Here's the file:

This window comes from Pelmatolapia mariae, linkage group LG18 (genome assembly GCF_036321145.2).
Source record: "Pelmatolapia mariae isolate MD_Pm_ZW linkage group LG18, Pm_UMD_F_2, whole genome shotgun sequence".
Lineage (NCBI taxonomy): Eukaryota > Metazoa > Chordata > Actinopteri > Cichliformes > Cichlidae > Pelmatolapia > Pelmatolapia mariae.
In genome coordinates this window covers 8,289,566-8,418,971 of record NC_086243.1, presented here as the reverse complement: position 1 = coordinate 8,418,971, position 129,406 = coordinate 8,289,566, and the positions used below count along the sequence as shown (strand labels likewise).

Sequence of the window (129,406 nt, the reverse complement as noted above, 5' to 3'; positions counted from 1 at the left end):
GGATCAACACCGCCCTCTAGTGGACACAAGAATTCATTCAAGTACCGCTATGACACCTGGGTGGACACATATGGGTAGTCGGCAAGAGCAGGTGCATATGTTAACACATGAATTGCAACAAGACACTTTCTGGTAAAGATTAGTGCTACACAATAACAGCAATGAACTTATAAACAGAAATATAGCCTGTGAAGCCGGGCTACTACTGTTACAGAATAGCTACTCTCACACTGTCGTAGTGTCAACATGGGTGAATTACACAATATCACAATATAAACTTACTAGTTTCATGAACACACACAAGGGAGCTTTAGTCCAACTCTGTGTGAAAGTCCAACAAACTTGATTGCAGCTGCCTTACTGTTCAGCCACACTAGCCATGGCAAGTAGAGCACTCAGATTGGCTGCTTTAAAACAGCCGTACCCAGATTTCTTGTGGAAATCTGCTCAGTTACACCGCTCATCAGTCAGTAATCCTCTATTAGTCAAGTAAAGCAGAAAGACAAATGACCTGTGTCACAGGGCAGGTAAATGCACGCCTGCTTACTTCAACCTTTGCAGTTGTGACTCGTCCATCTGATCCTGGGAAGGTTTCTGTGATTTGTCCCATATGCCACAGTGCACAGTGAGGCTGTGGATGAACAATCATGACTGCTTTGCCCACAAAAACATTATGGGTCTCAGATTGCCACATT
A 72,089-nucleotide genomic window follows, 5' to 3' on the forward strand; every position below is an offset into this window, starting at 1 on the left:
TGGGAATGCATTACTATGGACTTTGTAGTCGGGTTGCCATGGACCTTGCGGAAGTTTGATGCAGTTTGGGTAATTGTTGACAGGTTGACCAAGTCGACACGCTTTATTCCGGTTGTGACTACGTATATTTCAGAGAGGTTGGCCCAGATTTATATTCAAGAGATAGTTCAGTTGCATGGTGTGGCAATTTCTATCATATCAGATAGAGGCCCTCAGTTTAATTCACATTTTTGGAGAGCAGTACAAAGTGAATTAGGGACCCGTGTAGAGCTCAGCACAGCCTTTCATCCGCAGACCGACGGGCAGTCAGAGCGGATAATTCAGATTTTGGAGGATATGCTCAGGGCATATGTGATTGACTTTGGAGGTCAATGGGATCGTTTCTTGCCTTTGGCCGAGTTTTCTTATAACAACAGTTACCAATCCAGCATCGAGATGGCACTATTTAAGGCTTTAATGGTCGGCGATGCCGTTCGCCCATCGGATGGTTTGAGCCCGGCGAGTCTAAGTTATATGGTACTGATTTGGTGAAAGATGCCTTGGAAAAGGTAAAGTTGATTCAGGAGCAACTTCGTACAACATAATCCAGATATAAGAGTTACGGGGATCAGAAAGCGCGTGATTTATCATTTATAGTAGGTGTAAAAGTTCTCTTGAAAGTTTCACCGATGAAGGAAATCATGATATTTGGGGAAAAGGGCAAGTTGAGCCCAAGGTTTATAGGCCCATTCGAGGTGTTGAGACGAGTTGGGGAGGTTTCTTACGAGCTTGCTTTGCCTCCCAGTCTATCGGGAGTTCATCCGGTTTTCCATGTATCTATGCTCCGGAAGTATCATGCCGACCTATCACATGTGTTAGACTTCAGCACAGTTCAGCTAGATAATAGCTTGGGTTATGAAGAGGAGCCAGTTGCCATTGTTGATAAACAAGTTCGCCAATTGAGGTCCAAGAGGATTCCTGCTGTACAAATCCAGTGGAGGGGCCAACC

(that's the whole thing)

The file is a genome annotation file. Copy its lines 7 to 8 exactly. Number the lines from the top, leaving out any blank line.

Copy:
A 72,089-nucleotide genomic window follows, 5' to 3' on the forward strand; every position below is an offset into this window, starting at 1 on the left:
TGGGAATGCATTACTATGGACTTTGTAGTCGGGTTGCCATGGACCTTGCGGAAGTTTGATGCAGTTTGGGTAATTGTTGACAGGTTGACCAAGTCGACACGCTTTATTCCGGTTGTGACTACGTATATTTCAGAGAGGTTGGCCCAGATTTATATTCAAGAGATAGTTCAGTTGCATGGTGTGGCAATTTCTATCATATCAGATAGAGGCCCTCAGTTTAATTCACATTTTTGGAGAGCAGTACAAAGTGAATTAGGGACCCGTGTAGAGCTCAGCACAGCCTTTCATCCGCAGACCGACGGGCAGTCAGAGCGGATAATTCAGATTTTGGAGGATATGCTCAGGGCATATGTGATTGACTTTGGAGGTCAATGGGATCGTTTCTTGCCTTTGGCCGAGTTTTCTTATAACAACAGTTACCAATCCAGCATCGAGATGGCACTATTTAAGGCTTTAATGGTCGGCGATGCCGTTCGCCCATCGGATGGTTTGAGCCCGGCGAGTCTAAGTTATATGGTACTGATTTGGTGAAAGATGCCTTGGAAAAGGTAAAGTTGATTCAGGAGCAACTTCGTACAACATAATCCAGATATAAGAGTTACGGGGATCAGAAAGCGCGTGATTTATCATTTATAGTAGGTGTAAAAGTTCTCTTGAAAGTTTCACCGATGAAGGAAATCATGATATTTGGGGAAAAGGGCAAGTTGAGCCCAAGGTTTATAGGCCCATTCGAGGTGTTGAGACGAGTTGGGGAGGTTTCTTACGAGCTTGCTTTGCCTCCCAGTCTATCGGGAGTTCATCCGGTTTTCCATGTATCTATGCTCCGGAAGTATCATGCCGACCTATCACATGTGTTAGACTTCAGCACAGTTCAGCTAGATAATAGCTTGGGTTATGAAGAGGAGCCAGTTGCCATTGTTGATAAACAAGTTCGCCAATTGAGGTCCAAGAGGATTCCTGCTGTACAAATCCAGTGGAGGGGCCAACC